The Effectiveness of Interactive Workshop Concerning Parenteral Methods of Administration of Medication on Nurses Knowledge toward Best Techniques


  • Ghona Abd El-Nasser Ali Sohag University



Interactive workshops, injection, best practice techniques, nurses, test


Background: Injection is routinely administered by nurses in healthcare facilities and in the community. There for, improving the knowledge base for the best practice techniques of injections administration among nurses limit risk of undesirable complications among patients.

Aim of the study: The current study tends to assess the effectiveness of interactive workshops concerning parenteral methods of administration of medications on nurses knowledge toward best techniques.

Subjects and Methods: A pre-posttest quasi-experimental study was carried out starting from 1\ February \2016 to the 30\ July \ 2016. The subjects consisted of 30 nurses from Al-Hilal Hospital for Health Insurance in Sohag governorate as part of the in-service training program. The number has been changed during the study period to only 27 participants during the follow-up procedure. A questionnaire was used. It had two parts. (The first part): collects the nurses personal data (socio-demographic data part, and (the second part): measures nurses' knowledge of the right techniques of injections along 3 stages: before, immediately after, and during follow-up phase. The questionnaire has 20 MCQs revolving around the best techniques of parenteral administration such as 10 patient rights, injections sites, and side effects, the time and places of heparin injection, the uses of central venous catheter, and the risk factors of phlebitis with its symptoms and preventive procedures of extravasation. The data were analyzed by using the SPSS, version 19.

Results: The mean score of nurses knowledge concerning the best techniques of injection in pre-intervention phase was noticeably poor. It improved in posttest phase; and such improvement continued in the follow-up phase in spite of the slight knowledge shortage during this stage. The success of the interactive workshop has been highlighted by higher immediately posttest and follow-up scores (16.3 ±1.4, 10.5 ±2.2) respectively, compared with the scores obtained prior to training on parenteral administration (6.6 ±2.10), with statistical significant differences (p<0.00). The study indicates that the more a nurse is young; the more she is able keep knowledge and information in both the pre-intervention or follow-up phases, with statistical significant differences among group before the application of the program. The study also finds that those who have about 11 years experience and more are less knowledgeable compared to other group. The study also finds that graduates of secondary schools and technical institutes are more able to keep information during the follow-up phase compared to other group of nursing specialists, with statistical significant differences exists among groups in post intervention phase. The study indicates that there is a statistical relation between nurses age, years of experience and levels of acquiring knowledge.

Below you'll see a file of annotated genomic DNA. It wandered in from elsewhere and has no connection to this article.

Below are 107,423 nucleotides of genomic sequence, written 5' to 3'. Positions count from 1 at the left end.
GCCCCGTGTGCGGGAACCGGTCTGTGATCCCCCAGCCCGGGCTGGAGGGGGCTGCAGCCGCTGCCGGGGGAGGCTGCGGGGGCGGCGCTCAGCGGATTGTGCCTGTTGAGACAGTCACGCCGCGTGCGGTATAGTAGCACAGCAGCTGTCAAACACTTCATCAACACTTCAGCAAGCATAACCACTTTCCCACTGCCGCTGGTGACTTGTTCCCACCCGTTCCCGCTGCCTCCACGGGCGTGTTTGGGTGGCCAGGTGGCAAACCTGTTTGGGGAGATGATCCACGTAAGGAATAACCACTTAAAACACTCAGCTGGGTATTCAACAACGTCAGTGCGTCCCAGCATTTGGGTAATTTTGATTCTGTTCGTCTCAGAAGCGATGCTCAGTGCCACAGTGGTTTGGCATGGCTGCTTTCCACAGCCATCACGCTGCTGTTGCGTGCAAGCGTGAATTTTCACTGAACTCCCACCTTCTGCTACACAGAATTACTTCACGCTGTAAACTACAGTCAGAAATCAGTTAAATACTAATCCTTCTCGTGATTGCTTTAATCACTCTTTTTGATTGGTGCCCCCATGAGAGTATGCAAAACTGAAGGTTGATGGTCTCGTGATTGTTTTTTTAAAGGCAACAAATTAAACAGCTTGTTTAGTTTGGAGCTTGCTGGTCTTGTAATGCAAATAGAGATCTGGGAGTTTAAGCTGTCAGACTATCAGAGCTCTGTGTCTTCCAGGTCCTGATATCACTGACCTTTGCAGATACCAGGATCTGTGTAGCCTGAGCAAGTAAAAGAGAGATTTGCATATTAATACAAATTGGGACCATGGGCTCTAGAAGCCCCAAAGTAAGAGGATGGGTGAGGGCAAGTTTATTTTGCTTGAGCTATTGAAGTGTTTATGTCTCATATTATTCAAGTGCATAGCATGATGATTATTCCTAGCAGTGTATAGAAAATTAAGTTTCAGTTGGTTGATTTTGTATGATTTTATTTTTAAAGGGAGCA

Conclusion: The implementation of an interactive workshop concerning the best parenteral methods of administration of medication on nurses knowledge leads to, the improvement of nurses knowledge immediately after the intervention and for 3 months after the workshop.

Recommendations: The study recommends that more emphasis should be put continuous on interactive educational in order to provide high quality nursing care. A protocol about the best techniques of injection should be distributed among nurses, with intensive studies in this regard on a large scale of nursing specialists.


Download data is not yet available.

Author Biography

Ghona Abd El-Nasser Ali, Sohag University

Faculty of Nursing 




How to Cite

Ali, G. A. E.-N. (2018). The Effectiveness of Interactive Workshop Concerning Parenteral Methods of Administration of Medication on Nurses Knowledge toward Best Techniques. Kufa Journal for Nursing Sciences, 8(2), 18–32.

Similar Articles

1 2 3 4 5 6 7 8 9 10 > >> 

You may also start an advanced similarity search for this article.